I’m quite looking forward to landing and getting checked in to our hotel. We will be landing at roughly 2pm local time and have the rest of the day free. After a quick shower I’m hoping to get out into Berlin with my camera and get in a little tourist time before the HP PSG event starts and I get sucked into work related stuff.
Bags packed, puppy loved, and more portable computing power at my beck and call then anyone would really consider neccesary. Waiting now for Brian to show up so we can swoop north for Nate, then south to the port of air.
Wish me luck in Berlin!
This morning brought an early morning dental appointment to fit my latest crown. This is the first time I’ve gotten a crown over a live tooth as opposed to one that that had either died of (un)natural causes, or had been subject to a root canal.
I now see why people cringe at the thought of crowns – putting a ceramic cap on a live nerve certainly makes for a tender mouth. My dentist said it was actually due to a galvanic response which between my naturally saline saliva and the metals used in crown construction can create a weak battery and thus current to stimulate the nerve ending with. Luckily this should fade within a day or two and I’ll be left with yet another ready-for-anything ceramic chomper with which to chew for the rest of my biological days.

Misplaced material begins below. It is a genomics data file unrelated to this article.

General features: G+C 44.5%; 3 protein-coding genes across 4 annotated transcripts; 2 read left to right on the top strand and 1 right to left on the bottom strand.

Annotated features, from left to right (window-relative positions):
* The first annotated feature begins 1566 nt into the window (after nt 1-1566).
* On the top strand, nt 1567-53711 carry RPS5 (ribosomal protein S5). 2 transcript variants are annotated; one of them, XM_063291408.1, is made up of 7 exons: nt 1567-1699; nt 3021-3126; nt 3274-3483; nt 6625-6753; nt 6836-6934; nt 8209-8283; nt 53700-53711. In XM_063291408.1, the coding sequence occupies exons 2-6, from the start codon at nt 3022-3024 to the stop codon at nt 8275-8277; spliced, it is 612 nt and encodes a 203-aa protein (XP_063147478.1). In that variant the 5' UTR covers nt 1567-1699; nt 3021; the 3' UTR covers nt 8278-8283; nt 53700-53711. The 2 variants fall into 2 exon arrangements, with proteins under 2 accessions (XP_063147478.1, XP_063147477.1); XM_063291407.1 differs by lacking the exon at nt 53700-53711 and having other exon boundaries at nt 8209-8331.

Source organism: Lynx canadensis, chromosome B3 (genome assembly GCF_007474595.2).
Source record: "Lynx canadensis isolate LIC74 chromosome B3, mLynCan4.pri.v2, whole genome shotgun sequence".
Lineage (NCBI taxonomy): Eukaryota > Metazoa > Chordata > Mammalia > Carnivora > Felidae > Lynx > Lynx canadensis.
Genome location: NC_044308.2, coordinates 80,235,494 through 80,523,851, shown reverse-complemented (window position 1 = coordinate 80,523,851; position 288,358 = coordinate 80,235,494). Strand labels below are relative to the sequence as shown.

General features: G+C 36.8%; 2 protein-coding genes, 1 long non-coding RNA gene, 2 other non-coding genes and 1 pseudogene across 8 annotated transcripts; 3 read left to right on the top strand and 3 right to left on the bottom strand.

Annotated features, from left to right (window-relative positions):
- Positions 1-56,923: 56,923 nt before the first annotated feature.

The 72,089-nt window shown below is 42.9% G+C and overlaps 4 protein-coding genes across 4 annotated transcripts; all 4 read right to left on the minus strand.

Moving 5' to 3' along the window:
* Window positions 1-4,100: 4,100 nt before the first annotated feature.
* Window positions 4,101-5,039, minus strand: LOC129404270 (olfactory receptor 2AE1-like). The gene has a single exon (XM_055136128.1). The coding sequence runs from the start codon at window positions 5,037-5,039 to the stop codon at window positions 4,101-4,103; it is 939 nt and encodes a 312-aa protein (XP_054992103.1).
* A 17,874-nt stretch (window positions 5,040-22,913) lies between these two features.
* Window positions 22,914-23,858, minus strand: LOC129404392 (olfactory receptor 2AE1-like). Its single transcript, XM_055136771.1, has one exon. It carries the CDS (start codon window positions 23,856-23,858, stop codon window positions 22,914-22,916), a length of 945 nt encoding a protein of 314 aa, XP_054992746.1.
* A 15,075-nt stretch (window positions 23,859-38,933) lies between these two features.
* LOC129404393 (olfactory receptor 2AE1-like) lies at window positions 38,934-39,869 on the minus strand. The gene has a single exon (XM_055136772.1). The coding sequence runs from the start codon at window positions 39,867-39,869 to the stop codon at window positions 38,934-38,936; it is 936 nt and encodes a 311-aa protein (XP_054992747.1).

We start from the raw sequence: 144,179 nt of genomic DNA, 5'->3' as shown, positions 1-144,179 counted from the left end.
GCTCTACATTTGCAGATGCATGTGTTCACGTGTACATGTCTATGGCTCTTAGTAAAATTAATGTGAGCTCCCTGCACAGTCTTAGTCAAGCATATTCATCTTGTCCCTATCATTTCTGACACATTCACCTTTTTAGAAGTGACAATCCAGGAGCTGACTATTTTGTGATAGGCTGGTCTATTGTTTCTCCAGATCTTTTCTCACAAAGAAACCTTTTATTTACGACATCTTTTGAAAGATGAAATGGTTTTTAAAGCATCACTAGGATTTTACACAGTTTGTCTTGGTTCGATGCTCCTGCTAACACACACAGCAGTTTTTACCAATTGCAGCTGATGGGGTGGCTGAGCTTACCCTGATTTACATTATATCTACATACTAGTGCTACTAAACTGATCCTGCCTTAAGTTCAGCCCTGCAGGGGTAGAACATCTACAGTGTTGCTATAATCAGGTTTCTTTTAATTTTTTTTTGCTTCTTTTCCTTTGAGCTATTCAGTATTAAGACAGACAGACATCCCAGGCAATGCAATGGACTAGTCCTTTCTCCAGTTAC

Also: squeeeeeeeeeeeee! Berlin in 12 hours!!!one!
Squeeeeee! It’s all confirmed: from June 8th through the 12th I’ll be in Berlin Germany covering an HP product launch. That’s right, me in Germany! It had been tentatively confirmed up until now, but I just got travel confirmation in my inbox and that’s as good as gold when it comes to confirmation as far as I’m concerned.
Update: Oh yeah – as Andru pointed out, I’m going to cover the HP event for Gear Live. Fun tech coverage for all!« Previous Entries